2012 Honda Civic HF, Palo Alto, California, October 2011
2012 Honda Civic HF, Palo Alto, California, October 2011Enlarge Photo
Five months ago, we drove the 2012 Honda Civic Hybrid--which gave us slightly more than 45 mpg using "Econ" mode. That's the best gas mileage of any Honda Civic in recent memory.
So we were eager to test the new-for-2012 Civic HF model, which forgoes the electric motor and lithium-ion battery pack of the Civic Hybrid.
Its standard 1.8-liter gasoline engine is paired with the aerodynamic tweaks (a new front fascia and decklid spoiler, among others) and low rolling resistances tires used on the Civic Hybrid, along with unique alloy wheels.
Those modifications boost its highway gas mileage against the standard gasoline 2012 Civic sedan.
The EPA rates the 2012 Honda Civic HF at 29 mpg city, 41 mpg highway, and a combined average of 33 mpg. That compares to the standard gasoline Civic with the five-speed automatic at 28 mpg city, 39 mpg highway, and 32 mpg combined.
2012 Honda Civic HF at New York Auto Show, April 2011Enlarge Photo
Our usual drive route skews toward freeway mileage, but our test of the 2012 Honda Civic HF was equally split with one half being urban and suburban stop-and-go traffic, and the other half driven at speeds up to 75 mph on limited access freeways.
Over 118 miles, we registered overall gas mileage of 31.5 mpg--1.5 mpg lower than the EPA combined rating.
We suspect our lower-than-EPA mileage number reflects the specific nature of the Civic HF's modifications. Reducing aerodynamic drag only really comes into play at 40 mph and above, so they did less to help on the lower-speed stop-and-go part of our route.
2012 Honda Civic EX - Driven reviewEnlarge Photo
We only used the "Eco" button (now fitted on all Civic sedan models) for a short period on the freeway. It certainly made the car less responsive, but was tolerable on flat roads.
Unlike our Civic Hybrid, the dark-grey Civic HF behaved perfectly normally in creeping traffic, with none of the occasional lurches and stumbles we experienced with Honda's IMA mild-hybrid system. The five-speed automatic worked just as expected.
The low rolling resistance tires, however, were notably less grippy around tight corners than the standard Civic's tires.
If you're not an aggressive driver, you might not notice that, but you might still be aware of the tire roar over certain road surfaces--especially since the 2012 Civic is probably only average in its class for sound deadening.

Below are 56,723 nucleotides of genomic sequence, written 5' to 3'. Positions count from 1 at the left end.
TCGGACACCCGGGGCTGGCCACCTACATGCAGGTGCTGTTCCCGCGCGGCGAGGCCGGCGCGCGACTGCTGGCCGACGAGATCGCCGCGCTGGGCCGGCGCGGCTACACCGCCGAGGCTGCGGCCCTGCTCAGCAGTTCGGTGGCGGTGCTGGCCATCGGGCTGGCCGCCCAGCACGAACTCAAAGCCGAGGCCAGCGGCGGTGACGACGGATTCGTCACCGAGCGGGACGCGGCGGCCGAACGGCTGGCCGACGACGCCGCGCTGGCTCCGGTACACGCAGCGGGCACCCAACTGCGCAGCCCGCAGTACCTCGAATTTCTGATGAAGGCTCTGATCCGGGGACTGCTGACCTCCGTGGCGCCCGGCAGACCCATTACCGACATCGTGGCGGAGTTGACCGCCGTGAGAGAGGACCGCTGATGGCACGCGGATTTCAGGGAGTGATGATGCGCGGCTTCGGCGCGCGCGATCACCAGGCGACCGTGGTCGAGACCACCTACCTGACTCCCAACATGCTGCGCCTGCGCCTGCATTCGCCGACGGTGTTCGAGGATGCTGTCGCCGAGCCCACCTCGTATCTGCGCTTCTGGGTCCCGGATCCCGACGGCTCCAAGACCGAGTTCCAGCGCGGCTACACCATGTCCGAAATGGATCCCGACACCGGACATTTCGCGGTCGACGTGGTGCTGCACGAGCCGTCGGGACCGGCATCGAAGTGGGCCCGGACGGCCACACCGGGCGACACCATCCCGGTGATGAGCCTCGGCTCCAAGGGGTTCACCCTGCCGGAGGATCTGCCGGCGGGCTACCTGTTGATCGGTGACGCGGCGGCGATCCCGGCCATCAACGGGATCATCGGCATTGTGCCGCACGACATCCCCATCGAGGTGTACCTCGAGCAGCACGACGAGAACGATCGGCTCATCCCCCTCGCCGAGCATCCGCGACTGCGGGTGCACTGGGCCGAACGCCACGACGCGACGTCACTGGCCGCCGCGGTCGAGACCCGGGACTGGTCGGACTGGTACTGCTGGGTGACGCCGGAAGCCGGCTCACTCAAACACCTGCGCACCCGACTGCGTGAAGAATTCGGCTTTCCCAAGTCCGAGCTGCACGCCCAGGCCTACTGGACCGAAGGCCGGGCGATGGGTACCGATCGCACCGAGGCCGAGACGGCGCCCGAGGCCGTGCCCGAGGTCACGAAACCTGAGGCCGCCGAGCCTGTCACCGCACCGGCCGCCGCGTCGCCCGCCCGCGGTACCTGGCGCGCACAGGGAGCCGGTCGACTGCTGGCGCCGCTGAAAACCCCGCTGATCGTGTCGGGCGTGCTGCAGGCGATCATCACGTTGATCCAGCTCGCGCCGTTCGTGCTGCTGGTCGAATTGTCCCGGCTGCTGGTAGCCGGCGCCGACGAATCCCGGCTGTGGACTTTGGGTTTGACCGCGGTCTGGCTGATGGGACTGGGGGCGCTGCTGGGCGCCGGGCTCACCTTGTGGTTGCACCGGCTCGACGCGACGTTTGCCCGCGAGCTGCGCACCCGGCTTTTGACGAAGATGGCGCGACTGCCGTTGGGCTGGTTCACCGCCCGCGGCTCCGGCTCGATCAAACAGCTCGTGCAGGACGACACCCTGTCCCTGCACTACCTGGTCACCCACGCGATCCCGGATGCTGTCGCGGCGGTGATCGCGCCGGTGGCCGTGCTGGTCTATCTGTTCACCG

2012 Honda Civic sedanEnlarge Photo
Once again, as on the Civic Hybrid, we found the handling good and the seats comfortable.
But our Civic HF test car was considerably lower down in the model range than the top-of-the-line Civic Hybrid we tested--meaning it had cloth seats, no navigation system, and fewer amenities. We particularly missed a USB port, for instance.
In that light, although the interior uses multiple shades of grey to break up its large expanses of plastic, the interior feel bordered on grim. Many reviewers have commented on the cheap-looking hard plastics and harsh interior surfaces, and the Civic HF certainly did nothing to convince us otherwise.
2012 Honda Civic launch, New York Auto Show, April 2011Enlarge Photo
Everything worked fine, but compared to the newest of the competition--the Ford Focus, Hyundai Elantra, and Chevy Cruze--the 2012 Civic just isn't that nice a place to spend time. It's reminiscent of the aged Toyota Corolla, which is distressing for a car that's brand-new for 2012.
Overall, the Civic HF is a decent choice that we think will return its best gas mileage if used for long stretches of highway mileage. Otherwise, it's not all that different from the regular 2012 Civic.
And the least expensive model of that regular 2012 Civic sedan starts at $15,805 (plus a $770 delivery fee), while the Civic HF is base-priced at $19,455 (plus the same fee).
Is the extra mileage worth it? We're skeptical.
Honda provided a test car to allow High Gear Media to bring you this first-person drive report.